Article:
Effects of Diet & Exercise on Chronic Disease

pdf file: EffectsofExerciseDietOnChronicDisease

Roberts, Christian K., and R. James Barnard.

Effect of exercise and diet on chronic disease  J Appl Physiol 98: 3-30, 2005

Currently, modern chronic diseases, including cardiovascular diseases, Type 2 diabetes, metabolic syndrome, and cancer, are the leading killers in

Westernized society and are increasing rampantly in developing nations. In fact, obesity, diabetes, and hypertension are now even commonplace in children.

Clearly, however, there is a solution to this epidemic of metabolic disease that is inundating today’s societies worldwide: exercise and diet. Overwhelming evidence

from a variety of sources, including epidemiological, prospective cohort, and intervention studies, links most chronic diseases seen in the world today to physical

inactivity and inappropriate diet consumption. The purpose of this review is to:

1.) discuss the effects of exercise and diet in the prevention of chronic disease,

2.) highlight the effects of lifestyle modification for both mitigating disease progression and reversing existing disease, and

3) suggest potential mechansisms for beneficial effects.

       cancer; diabetes; coronary artery disease; hypertension; metabolic syndrome

Eat More Plants and Support Local Farmers Who Grow Them

I am now on the board for this awesome non-profit,  Ten Rivers Food Web  that works to help small farmers. I partnered with them to start the first ever Vegetable & Fruit Prescription program in Oregon. To begin to change the health of our nation access to healthy foods is essential. 1 in 7 americans are food insecure, 1 in 5 children live under the poverty line and on average americans get 90% of their daily calories from processed foods and factory-farmed animal products. This leaves just 10% for plants and whole grains. This is simply a recipe for chronic disease. Traditionally humans in temporate climates ate 90% of their calories from plants, fruits, nuts and seeds and 0-10% from animal products and no processed foods. Guess what, cancer and heart disease were virtually non-existent back in the day. Cancer and heart disease continue to be very low in traditional cultures that continue to eat this way. In my clinic and with Ten Rivers we are working to increase the good. Shift that 10%. Scientifically, we know that a whole foods plant-based diet along with regular exercise can decrease heart disease and cancer risk up to 90%. Health is not rocket science believe it or not. Just start by eating more plants, even if it is just one serving a day or a week! And please check out us out and help us out if you feel inspired! At the very least, eat more plants grown my your local farmers and watch the magic happen. Have a great Friday!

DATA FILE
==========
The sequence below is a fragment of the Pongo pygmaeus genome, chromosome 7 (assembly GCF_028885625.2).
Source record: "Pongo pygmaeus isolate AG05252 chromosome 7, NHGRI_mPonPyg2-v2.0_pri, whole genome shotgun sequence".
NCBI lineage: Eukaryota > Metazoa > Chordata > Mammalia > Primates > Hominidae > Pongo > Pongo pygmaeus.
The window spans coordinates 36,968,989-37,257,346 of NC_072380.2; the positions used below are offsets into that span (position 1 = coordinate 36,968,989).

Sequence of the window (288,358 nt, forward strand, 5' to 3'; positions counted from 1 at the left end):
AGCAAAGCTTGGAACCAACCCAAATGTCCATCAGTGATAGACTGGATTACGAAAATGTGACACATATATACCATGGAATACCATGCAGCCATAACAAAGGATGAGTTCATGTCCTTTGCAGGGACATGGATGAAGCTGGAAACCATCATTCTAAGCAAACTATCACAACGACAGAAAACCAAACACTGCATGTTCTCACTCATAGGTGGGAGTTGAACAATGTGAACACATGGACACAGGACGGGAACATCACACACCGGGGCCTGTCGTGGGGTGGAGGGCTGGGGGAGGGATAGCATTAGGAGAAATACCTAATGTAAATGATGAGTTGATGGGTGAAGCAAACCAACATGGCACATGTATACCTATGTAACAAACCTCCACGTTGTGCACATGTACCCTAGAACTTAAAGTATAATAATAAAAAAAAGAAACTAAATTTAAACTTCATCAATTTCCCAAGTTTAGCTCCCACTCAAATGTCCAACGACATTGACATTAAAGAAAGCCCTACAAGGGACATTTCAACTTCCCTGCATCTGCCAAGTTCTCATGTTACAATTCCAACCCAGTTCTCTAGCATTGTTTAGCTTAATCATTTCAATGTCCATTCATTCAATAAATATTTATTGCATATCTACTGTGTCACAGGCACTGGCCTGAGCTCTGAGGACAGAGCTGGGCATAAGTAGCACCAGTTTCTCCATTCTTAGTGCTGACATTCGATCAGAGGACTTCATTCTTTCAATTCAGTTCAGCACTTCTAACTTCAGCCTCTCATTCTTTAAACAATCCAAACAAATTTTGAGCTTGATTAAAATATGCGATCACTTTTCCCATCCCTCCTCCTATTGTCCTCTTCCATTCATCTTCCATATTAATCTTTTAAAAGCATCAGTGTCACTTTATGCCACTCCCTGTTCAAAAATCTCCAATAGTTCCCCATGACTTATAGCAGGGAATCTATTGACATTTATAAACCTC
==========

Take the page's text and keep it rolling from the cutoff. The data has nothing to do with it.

For more information about what we are doing at Ten Rivers Food Web: http://www.tenriversfoodweb.org/thats-my-farmer/thats-my-farmer-rx/
For the science in a nifty, entertaining documentary: http://www.forksoverknives.com/
For educational resources on the benefits of a plant-based diet: http://pcrm.org/

Whole Foods Plant-Based Lifestyle Plan to Prevent and Reverse Chronic Disease

Eat food, not too much and mostly plants” – Michael Pollan

  1. Watch Forks Over Knives, available on Netflix or on Amazon for 3.99 to rent or purchase on iTunes for 9.99 or check out at your local library, or buy DVD at Forksoverknives.com
  2. Ask yourself before you put something into your body: Is this a whole food or refined?  Know the difference.
  3. Work to increase vegetables, legumes (beans, lentils & peas, non-GMO soy), fruit and whole grains.
  4. Non-gluten whole grains: brown rice, quinoa, millet, amaranth are recommended.
  5. Buy in bulk: legumes, whole grains. Buy local. Direct from farmers (look for CSA options). Stick to the periphery in the market. As for organics, be mindful of the ‘Dirty Dozen’
  6. Start the morning with oatmeal and berries using almond milk or try a green smoothie. My favorite is raw kale with frozen berries and chia seeds.
  7. Add raw seeds to your diet:  Chia, flax (fresh ground), sunflower, pumpkin, etc for essential fatty acid support.
  8. Have up to one handful of raw nuts daily.
  9. Cook staple foods (legumes & whole grains) in larger batches so you can reheat for future meals.
  10. You can have some egg-free pasta:  rice pasta (no wheat) or whole wheat but don’t overdo it.
  11. If you are craving something sweet try to go for whole fruit or 1 small square of dark dairy free chocolate
  12. Avoid all white flour products, refined sugar and processed foods (AKA “food-like” products or junk)
  13. Get the junk out of the house! Or at least don’t buy it again so there are no easy temptations lying around.
  14. Avoid or minimize all dairy and animal products especially if from factory farms.
  15. Drink plenty of water in between meals. Wean off sodas, diet or regular.
  16. Start every morning with a glass of water,  add fresh lemon and cayenne if you like to help with cleansing
  17. Move your body daily: Pick what you enjoy most or try something new: walking, yoga, cycling, swimming, tai chi, barefoot style running.